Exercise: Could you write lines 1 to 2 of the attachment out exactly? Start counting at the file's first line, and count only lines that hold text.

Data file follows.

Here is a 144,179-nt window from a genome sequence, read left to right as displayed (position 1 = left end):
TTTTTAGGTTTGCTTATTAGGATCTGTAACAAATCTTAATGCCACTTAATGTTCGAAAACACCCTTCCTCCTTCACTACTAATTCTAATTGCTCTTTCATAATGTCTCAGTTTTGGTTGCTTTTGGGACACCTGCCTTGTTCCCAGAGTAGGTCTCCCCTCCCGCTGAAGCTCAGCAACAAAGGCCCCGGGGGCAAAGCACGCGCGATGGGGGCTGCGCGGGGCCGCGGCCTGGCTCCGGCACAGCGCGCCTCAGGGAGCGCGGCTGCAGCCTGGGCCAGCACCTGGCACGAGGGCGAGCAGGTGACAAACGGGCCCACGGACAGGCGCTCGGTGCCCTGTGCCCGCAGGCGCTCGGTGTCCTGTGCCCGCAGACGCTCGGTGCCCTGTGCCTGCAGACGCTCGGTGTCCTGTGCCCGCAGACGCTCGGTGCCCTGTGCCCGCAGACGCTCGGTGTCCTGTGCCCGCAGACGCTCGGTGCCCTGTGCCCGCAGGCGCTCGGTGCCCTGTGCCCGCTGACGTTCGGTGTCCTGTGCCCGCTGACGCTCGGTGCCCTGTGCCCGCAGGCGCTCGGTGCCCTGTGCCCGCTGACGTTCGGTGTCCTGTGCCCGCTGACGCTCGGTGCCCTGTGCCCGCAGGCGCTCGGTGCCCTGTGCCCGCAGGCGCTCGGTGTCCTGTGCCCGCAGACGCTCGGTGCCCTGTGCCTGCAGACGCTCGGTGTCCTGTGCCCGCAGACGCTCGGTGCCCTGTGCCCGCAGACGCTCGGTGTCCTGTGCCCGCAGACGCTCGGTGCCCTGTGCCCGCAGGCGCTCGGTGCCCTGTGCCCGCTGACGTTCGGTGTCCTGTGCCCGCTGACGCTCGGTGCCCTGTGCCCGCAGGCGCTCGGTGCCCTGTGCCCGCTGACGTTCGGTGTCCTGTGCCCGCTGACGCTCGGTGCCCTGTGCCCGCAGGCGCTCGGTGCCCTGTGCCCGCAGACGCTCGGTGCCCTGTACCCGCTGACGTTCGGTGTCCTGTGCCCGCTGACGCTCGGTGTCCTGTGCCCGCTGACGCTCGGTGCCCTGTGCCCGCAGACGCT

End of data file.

Here is a 144,179-nt window from a genome sequence, read left to right as displayed (position 1 = left end):
TTTTTAGGTTTGCTTATTAGGATCTGTAACAAATCTTAATGCCACTTAATGTTCGAAAACACCCTTCCTCCTTCACTACTAATTCTAATTGCTCTTTCATAATGTCTCAGTTTTGGTTGCTTTTGGGACACCTGCCTTGTTCCCAGAGTAGGTCTCCCCTCCCGCTGAAGCTCAGCAACAAAGGCCCCGGGGGCAAAGCACGCGCGATGGGGGCTGCGCGGGGCCGCGGCCTGGCTCCGGCACAGCGCGCCTCAGGGAGCGCGGCTGCAGCCTGGGCCAGCACCTGGCACGAGGGCGAGCAGGTGACAAACGGGCCCACGGACAGGCGCTCGGTGCCCTGTGCCCGCAGGCGCTCGGTGTCCTGTGCCCGCAGACGCTCGGTGCCCTGTGCCTGCAGACGCTCGGTGTCCTGTGCCCGCAGACGCTCGGTGCCCTGTGCCCGCAGACGCTCGGTGTCCTGTGCCCGCAGACGCTCGGTGCCCTGTGCCCGCAGGCGCTCGGTGCCCTGTGCCCGCTGACGTTCGGTGTCCTGTGCCCGCTGACGCTCGGTGCCCTGTGCCCGCAGGCGCTCGGTGCCCTGTGCCCGCTGACGTTCGGTGTCCTGTGCCCGCTGACGCTCGGTGCCCTGTGCCCGCAGGCGCTCGGTGCCCTGTGCCCGCAGGCGCTCGGTGTCCTGTGCCCGCAGACGCTCGGTGCCCTGTGCCTGCAGACGCTCGGTGTCCTGTGCCCGCAGACGCTCGGTGCCCTGTGCCCGCAGACGCTCGGTGTCCTGTGCCCGCAGACGCTCGGTGCCCTGTGCCCGCAGGCGCTCGGTGCCCTGTGCCCGCTGACGTTCGGTGTCCTGTGCCCGCTGACGCTCGGTGCCCTGTGCCCGCAGGCGCTCGGTGCCCTGTGCCCGCTGACGTTCGGTGTCCTGTGCCCGCTGACGCTCGGTGCCCTGTGCCCGCAGGCGCTCGGTGCCCTGTGCCCGCAGACGCTCGGTGCCCTGTACCCGCTGACGTTCGGTGTCCTGTGCCCGCTGACGCTCGGTGTCCTGTGCCCGCTGACGCTCGGTGCCCTGTGCCCGCAGACGCT